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$20M Federal Grant Renewed for Yale Tobacco Center of Regulatory Science

The National Institutes of Health (NIH) and the U.S. Food and Drug Administration (FDA) have renewed a $20 million grant for the Yale Tobacco Center of Regulatory Science (TCORS). The Yale center is led by co-directors Suchitra Krishnan-Sarin, PhD, Albert E. Kent Professor of Psychiatry; and Stephanie O’Malley, PhD, Elizabeth Mears and House Jameson Professor of Psychiatry.

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  • Introducing the Internal Medicine 2021-2022 Annual Report

    In the new report, there are updates from our clinical programs, research endeavors, our work on diversity, equity, and inclusion, and educational programs. Our faculty members were honored for their educational excellence. Research initiatives at Yale received applause on the national and international stages. This book highlights all that we have accomplished together this past year…

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  • Ferrante Receives R01 Grant for Geriatric Critical Care Research

    Lauren Ferrante, MD, MHS, assistant professor of medicine (pulmonary, critical care and sleep medicine), was awarded a Research Project Grant (R01) from the National Institutes of Health (NIH) for the project Evaluating the Unmet Needs of Older Adults to Promote Functional Recovery After a Critical Illness (LANTERN).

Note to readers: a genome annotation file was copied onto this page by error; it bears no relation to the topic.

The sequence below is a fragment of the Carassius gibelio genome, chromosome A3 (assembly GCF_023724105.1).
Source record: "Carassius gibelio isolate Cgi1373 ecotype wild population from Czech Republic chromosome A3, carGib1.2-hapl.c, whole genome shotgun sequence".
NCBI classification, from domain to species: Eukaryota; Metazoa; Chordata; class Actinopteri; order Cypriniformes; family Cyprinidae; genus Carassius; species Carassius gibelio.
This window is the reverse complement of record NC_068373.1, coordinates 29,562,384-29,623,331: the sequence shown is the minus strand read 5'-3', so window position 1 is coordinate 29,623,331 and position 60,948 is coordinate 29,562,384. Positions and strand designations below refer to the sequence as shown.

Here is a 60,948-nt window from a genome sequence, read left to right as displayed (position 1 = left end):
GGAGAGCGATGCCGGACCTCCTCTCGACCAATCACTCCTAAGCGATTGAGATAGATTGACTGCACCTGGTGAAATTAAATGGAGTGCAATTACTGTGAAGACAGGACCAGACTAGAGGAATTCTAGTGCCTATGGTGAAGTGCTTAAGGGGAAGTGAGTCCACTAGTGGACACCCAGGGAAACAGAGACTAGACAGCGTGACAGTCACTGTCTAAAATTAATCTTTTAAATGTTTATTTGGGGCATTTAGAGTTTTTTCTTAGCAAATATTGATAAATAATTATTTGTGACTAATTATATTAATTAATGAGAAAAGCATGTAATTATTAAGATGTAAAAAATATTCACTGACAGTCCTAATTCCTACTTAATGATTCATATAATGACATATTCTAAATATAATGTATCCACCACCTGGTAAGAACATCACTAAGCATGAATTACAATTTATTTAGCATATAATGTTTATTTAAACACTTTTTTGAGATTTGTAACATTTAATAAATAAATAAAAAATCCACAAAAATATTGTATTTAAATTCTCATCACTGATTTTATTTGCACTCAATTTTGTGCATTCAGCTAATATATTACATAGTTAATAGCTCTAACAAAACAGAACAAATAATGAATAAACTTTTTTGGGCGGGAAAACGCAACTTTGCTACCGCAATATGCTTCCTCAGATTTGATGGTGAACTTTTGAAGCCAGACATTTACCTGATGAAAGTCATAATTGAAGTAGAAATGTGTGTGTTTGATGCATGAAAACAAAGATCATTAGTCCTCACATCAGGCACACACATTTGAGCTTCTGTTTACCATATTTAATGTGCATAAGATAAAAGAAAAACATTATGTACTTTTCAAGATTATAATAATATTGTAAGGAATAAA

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  • Medical Students Honored by American College of Physicians

    The American College of Physicians (ACP) Internal Medicine Award is conferred each year to a graduating medical student from Yale School of Medicine (YSM) who plans to enter an internal medicine residency in Connecticut. YSM faculty members Barry Wu, MD, FACP, professor of medicine (geriatrics) and Nancy Angoff, MD, MPH, MEd, professor emerita of medicine (general medicine) established the award in 1999, in collaboration with faculty from the University of Connecticut School of Medicine.

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  • Americans Have Breathed More Wildfire Smoke in Eight Months Than in Entire Years

    Wildfire smoke contains tiny particles that can travel deep into the body and wreak havoc, particularly on the respiratory and cardiac systems, says Carrie Redlich, a pulmonologist and occupational environmental medicine physician at the Yale School of Medicine, who wasn’t involved in the exposure analysis. There’s still a lot that doctors don’t know about the impacts of wildfire smoke, however. Much of the research is based on general air pollution, and it’s difficult to tease apart the role smoke played in any given health outcome, Redlich says.

    Source: Scientific American
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